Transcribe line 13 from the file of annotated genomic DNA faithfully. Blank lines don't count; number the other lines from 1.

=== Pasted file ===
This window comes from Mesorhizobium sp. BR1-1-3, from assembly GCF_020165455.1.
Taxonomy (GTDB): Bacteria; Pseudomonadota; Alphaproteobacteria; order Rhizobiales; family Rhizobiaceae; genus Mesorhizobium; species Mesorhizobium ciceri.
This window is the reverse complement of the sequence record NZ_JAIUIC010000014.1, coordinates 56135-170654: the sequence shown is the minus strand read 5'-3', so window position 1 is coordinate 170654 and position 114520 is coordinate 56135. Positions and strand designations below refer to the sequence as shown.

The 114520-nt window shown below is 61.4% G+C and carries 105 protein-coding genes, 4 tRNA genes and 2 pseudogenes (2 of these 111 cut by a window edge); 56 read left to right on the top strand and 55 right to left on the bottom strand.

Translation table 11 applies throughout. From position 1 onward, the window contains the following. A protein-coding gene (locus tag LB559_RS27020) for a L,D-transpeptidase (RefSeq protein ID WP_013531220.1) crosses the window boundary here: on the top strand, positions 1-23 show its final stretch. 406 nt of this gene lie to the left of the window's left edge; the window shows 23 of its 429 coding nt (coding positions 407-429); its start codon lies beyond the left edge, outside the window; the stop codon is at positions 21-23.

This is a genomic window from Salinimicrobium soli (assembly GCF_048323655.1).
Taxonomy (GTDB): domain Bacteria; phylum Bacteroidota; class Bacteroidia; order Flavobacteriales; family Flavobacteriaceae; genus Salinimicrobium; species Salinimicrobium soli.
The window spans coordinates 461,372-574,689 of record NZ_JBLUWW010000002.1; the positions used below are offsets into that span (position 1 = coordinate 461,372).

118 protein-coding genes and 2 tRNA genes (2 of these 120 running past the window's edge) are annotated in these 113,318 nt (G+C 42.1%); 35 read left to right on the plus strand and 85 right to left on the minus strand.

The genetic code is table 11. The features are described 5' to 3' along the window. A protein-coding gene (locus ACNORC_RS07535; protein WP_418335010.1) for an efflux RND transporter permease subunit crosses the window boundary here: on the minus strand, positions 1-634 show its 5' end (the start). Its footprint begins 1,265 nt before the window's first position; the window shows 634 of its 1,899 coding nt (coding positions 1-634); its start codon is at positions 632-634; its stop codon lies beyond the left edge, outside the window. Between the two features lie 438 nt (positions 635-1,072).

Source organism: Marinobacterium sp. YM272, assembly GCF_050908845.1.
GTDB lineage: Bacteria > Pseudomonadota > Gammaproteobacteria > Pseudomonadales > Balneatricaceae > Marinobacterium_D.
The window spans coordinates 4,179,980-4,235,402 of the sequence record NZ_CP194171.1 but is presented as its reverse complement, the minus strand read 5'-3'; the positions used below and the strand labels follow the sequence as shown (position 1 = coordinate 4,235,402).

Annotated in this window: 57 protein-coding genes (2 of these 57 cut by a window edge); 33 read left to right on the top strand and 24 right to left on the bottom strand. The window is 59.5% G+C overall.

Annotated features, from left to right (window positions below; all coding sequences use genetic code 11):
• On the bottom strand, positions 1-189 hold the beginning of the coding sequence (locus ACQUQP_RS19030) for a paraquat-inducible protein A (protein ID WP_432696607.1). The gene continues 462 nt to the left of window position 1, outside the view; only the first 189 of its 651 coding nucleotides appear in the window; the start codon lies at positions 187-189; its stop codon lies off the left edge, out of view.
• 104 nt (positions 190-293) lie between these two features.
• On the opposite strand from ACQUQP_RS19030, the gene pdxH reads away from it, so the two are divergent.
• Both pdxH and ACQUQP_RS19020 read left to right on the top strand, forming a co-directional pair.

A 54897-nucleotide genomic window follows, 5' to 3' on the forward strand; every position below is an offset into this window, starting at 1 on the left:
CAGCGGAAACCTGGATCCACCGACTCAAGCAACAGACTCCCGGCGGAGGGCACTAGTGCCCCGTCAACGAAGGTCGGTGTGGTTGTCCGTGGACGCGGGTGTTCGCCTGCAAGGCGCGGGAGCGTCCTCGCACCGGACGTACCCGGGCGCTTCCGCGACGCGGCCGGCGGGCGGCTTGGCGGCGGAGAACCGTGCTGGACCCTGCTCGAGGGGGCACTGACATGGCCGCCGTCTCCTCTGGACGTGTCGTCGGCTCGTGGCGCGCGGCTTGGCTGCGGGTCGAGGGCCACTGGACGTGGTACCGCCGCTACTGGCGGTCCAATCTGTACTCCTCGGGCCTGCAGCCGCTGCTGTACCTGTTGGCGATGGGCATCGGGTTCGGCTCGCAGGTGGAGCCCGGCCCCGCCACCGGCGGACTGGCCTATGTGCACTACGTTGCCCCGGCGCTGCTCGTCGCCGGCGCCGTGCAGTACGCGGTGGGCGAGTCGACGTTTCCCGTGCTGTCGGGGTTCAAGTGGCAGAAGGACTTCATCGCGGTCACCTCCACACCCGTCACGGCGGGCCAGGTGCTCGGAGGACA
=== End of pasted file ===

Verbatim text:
The window spans coordinates 4,179,980-4,235,402 of the sequence record NZ_CP194171.1 but is presented as its reverse complement, the minus strand read 5'-3'; the positions used below and the strand labels follow the sequence as shown (position 1 = coordinate 4,235,402).